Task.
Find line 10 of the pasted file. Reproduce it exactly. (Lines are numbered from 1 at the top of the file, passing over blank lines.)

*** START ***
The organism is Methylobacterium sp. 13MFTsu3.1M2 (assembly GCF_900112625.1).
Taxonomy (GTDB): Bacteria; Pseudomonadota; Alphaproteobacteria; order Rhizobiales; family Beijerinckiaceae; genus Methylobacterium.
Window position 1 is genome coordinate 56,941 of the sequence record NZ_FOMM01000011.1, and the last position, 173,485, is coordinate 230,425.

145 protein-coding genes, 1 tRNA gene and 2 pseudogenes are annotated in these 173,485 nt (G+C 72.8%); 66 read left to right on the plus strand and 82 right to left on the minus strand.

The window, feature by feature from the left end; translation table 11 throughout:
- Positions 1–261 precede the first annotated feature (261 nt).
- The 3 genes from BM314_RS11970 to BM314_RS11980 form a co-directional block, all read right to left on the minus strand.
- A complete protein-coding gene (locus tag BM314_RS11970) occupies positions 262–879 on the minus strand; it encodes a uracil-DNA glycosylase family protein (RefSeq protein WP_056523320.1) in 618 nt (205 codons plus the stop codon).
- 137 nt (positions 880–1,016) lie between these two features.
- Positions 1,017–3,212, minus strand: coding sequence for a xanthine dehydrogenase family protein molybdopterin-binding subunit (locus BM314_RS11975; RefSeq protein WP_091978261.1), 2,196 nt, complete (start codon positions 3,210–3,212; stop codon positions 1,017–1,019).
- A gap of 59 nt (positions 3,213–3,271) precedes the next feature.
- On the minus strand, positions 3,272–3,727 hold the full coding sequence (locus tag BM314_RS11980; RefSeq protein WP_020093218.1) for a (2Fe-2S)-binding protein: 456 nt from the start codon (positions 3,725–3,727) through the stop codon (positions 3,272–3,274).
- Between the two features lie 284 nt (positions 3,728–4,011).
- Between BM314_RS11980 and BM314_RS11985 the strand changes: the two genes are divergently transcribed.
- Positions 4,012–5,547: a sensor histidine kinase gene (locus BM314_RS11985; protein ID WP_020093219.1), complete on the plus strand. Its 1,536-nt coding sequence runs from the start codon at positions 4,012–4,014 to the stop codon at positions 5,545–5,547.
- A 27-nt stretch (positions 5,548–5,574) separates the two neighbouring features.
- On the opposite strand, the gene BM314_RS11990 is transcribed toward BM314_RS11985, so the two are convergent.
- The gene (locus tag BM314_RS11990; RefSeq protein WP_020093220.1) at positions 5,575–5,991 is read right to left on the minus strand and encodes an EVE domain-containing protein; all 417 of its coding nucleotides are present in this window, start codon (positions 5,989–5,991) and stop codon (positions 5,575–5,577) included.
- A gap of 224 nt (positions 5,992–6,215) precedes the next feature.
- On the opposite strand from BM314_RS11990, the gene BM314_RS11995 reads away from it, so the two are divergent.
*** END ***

- Positions 1,017–3,212, minus strand: coding sequence for a xanthine dehydrogenase family protein molybdopterin-binding subunit (locus BM314_RS11975; RefSeq protein WP_091978261.1), 2,196 nt, complete (start codon positions 3,210–3,212; stop codon positions 1,017–1,019).